Health Care

Lawmakers wise to look at Vermont Health Connect alternatives, Speaker says

Vermont Speaker of the House Rep. Shap Smith, D-Morristown. Photo by Roger Crowley/for VTDigger
Vermont Speaker of the House Rep. Shap Smith, D-Morristown. Photo by Roger Crowley/for VTDigger
House Speaker Shap Smith, D-Morristown, says Vermont Health Connect can’t continue to underperform in perpetuity, and at some point the state will need to “fish or cut bait.”

The ongoing payment and billing problems customers are having and the inability for them to make changes to their coverage or information quickly and easily is very troubling, Smith said in a recent interview with VTDigger.

“There are legitimate reasons to think that many of the issues are going to be corrected but we don’t know that for a fact. So at this point in time, I think it’s important for all the business markets and, quite frankly, for individuals to know they’re not shoehorned into something that they don’t think is working correctly,” he said.

State officials have said the automated change of circumstance function, the source of much of the exchange’s frustrations, will go live in April. That will end the costly and labor-intensive process in which state employees and contractors enter those changes manually.

If that’s the case, the conversation about alternatives may prove unnecessary, Smith said, but lawmakers can’t count on that happening given the exchange’s history.

One option Smith floated is to see if there’s a way to allow people in the individual market to purchase insurance directly from the carriers participating in the exchange, the same way that small businesses do.

The challenge there, Smith said, is whether the state and carriers can find an alternative mechanism to determine people’s eligibility for subsidies or Medicaid when they sign up, and he acknowledged such an alternative would rely heavily on the carriers’ willingness to participate.

Smith said the House will also give serious consideration to Rep. Patti Komline’s proposal to transition from the current state-based exchange to a new category of exchange called a supported state-based marketplace (SSBM). Several other states, including Oregon and Nevada, are using an SSBM, but there is a dearth of information from the feds about how they work.

Smith said he was part of a conversation with officials in Oregon to find about more about how SSBMs work, and though he’s not sold, he hopes the House Health Care Committee will continue to weigh it as an option.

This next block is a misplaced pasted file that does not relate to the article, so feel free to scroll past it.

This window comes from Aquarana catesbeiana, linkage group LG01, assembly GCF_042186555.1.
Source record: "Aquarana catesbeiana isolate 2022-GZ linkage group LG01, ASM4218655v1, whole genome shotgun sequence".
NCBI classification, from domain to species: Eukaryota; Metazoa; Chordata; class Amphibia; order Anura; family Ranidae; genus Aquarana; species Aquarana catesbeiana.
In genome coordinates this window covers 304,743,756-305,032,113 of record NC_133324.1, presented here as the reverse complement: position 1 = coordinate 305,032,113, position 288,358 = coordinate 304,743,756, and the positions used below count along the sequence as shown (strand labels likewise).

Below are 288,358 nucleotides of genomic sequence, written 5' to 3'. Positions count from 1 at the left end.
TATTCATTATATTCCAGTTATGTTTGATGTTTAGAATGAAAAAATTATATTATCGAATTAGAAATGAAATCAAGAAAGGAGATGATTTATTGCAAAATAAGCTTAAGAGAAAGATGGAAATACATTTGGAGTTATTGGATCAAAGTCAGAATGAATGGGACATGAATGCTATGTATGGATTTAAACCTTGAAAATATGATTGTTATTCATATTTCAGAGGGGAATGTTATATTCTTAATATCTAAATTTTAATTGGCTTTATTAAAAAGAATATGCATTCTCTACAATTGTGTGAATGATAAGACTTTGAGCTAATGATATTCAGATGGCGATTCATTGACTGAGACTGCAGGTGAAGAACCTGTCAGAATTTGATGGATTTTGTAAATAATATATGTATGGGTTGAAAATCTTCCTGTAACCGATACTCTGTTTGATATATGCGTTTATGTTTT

“It’s not clear to us that that mechanism is one that would work for the Medicaid populations, and it probably would still require us to have Medicaid software in place,” he said.

He’s also concerned Vermont could lose the ability to offer additional subsidies on top of what the feds provide, if they rely more heavily on the federal exchange. Another question is whether the transition could happen before the next open enrollment period in November.

Then there’s the matter of the the King v. Burwell Supreme Court case that could prohibit states using the federal exchange from offering subsidies at all. Smith said he’s not as sure as some others in the Legislature and elsewhere that an SSBM exchange would bypass a court ruling against the Obama administration.

Others who are calling for Vermont to join the federal exchange are “too cavalier” in discounting a loss for the president at the hands of the Supreme Court, he said, saying the case is in his mind a “jump ball.”

However, the current state of affairs at Vermont Health Connect isn’t sustainable or fair to those required to use it, he said. After the high court rules, which it’s expected to this spring, if the exchange isn’t working as advertised, it will be time to look for other options, Smith said.

“I think it’s going to be really important to see what happens in May, and at some point in time you’ve got to fish or cut bait,” the speaker said.

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  • Wendy Wilton

    VT Health Connect has cost nearly $200 million to set up and will cost an additional $80 million to operate next FY. The legislature has sufficient time to plan the conversion to the federal exchange in FY 16 by preparing and discussing a bill pending the King vs. Burwell case.

    The state of NH has implemented the exchange via the Feds for 10% of our cost and they have a population double VT.

    Given the history of exorbitant costs and malfunction of VHC, why wouldn’t we want to plan to move to the federal system?

  • Just imagine how much better shape the state would be fiscally if we hadn’t spent 100 plus million on VHC.

    • Wendy Wilton

      No kidding.

  • joe wolak

    “One option Smith floated is to see if there’s a way to allow people in the individual market to purchase insurance directly from the carriers participating in the exchange, the same way that small businesses do. ”

    YES! YES! YES! Why are Vermont and the District of Columbia the only places that force residents who do not qualify for assistance to go through their exchange? In the 49 other states, residents who do not need financial help can buy insurance directly through a carrier.

    • Joyce Wilson

      Joe, Also restore both the individual and the small group insurance market for under 50 employees in Vermont. Vermont is the ONLY state that forces both individuals and small businesses to purchase “exchange insurance”!

      When the businesses under 50 employees have been purchasing directly from MVP and BCBS in Vermont, it still is “exchange insurance” that we are purchasing.

      By forcing the small groups and individuals to purchase “exchange insurance”, it has not held down the costs as hoped for anyone! For 2015, “exchange insurance” had almost a 11% increase for MVP and BCBS just shy of 8% increase.